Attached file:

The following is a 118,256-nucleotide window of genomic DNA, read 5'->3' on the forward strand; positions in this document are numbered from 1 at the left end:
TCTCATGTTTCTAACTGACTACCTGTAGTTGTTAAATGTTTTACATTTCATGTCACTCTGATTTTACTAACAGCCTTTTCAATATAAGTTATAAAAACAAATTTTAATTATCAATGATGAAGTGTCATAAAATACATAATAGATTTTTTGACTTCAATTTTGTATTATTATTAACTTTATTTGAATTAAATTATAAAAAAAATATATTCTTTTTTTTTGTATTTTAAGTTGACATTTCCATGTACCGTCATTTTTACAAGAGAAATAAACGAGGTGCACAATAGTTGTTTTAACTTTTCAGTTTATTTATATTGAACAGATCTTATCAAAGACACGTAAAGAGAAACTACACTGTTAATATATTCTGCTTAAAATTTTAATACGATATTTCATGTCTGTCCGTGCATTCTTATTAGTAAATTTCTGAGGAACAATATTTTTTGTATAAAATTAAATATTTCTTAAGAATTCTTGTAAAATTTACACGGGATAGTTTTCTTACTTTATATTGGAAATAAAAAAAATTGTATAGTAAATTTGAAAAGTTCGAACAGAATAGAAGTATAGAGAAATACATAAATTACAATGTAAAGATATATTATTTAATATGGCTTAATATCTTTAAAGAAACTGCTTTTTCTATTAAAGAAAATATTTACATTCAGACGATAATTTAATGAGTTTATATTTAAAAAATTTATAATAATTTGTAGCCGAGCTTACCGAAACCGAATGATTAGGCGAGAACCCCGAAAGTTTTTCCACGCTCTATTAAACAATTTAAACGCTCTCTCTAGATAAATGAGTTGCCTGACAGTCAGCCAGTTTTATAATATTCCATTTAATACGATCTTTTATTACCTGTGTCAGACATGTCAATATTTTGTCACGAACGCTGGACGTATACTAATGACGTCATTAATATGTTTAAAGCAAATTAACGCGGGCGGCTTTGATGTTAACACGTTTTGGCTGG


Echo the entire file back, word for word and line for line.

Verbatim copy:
The following is a 118,256-nucleotide window of genomic DNA, read 5'->3' on the forward strand; positions in this document are numbered from 1 at the left end:
TCTCATGTTTCTAACTGACTACCTGTAGTTGTTAAATGTTTTACATTTCATGTCACTCTGATTTTACTAACAGCCTTTTCAATATAAGTTATAAAAACAAATTTTAATTATCAATGATGAAGTGTCATAAAATACATAATAGATTTTTTGACTTCAATTTTGTATTATTATTAACTTTATTTGAATTAAATTATAAAAAAAATATATTCTTTTTTTTTGTATTTTAAGTTGACATTTCCATGTACCGTCATTTTTACAAGAGAAATAAACGAGGTGCACAATAGTTGTTTTAACTTTTCAGTTTATTTATATTGAACAGATCTTATCAAAGACACGTAAAGAGAAACTACACTGTTAATATATTCTGCTTAAAATTTTAATACGATATTTCATGTCTGTCCGTGCATTCTTATTAGTAAATTTCTGAGGAACAATATTTTTTGTATAAAATTAAATATTTCTTAAGAATTCTTGTAAAATTTACACGGGATAGTTTTCTTACTTTATATTGGAAATAAAAAAAATTGTATAGTAAATTTGAAAAGTTCGAACAGAATAGAAGTATAGAGAAATACATAAATTACAATGTAAAGATATATTATTTAATATGGCTTAATATCTTTAAAGAAACTGCTTTTTCTATTAAAGAAAATATTTACATTCAGACGATAATTTAATGAGTTTATATTTAAAAAATTTATAATAATTTGTAGCCGAGCTTACCGAAACCGAATGATTAGGCGAGAACCCCGAAAGTTTTTCCACGCTCTATTAAACAATTTAAACGCTCTCTCTAGATAAATGAGTTGCCTGACAGTCAGCCAGTTTTATAATATTCCATTTAATACGATCTTTTATTACCTGTGTCAGACATGTCAATATTTTGTCACGAACGCTGGACGTATACTAATGACGTCATTAATATGTTTAAAGCAAATTAACGCGGGCGGCTTTGATGTTAACACGTTTTGGCTGG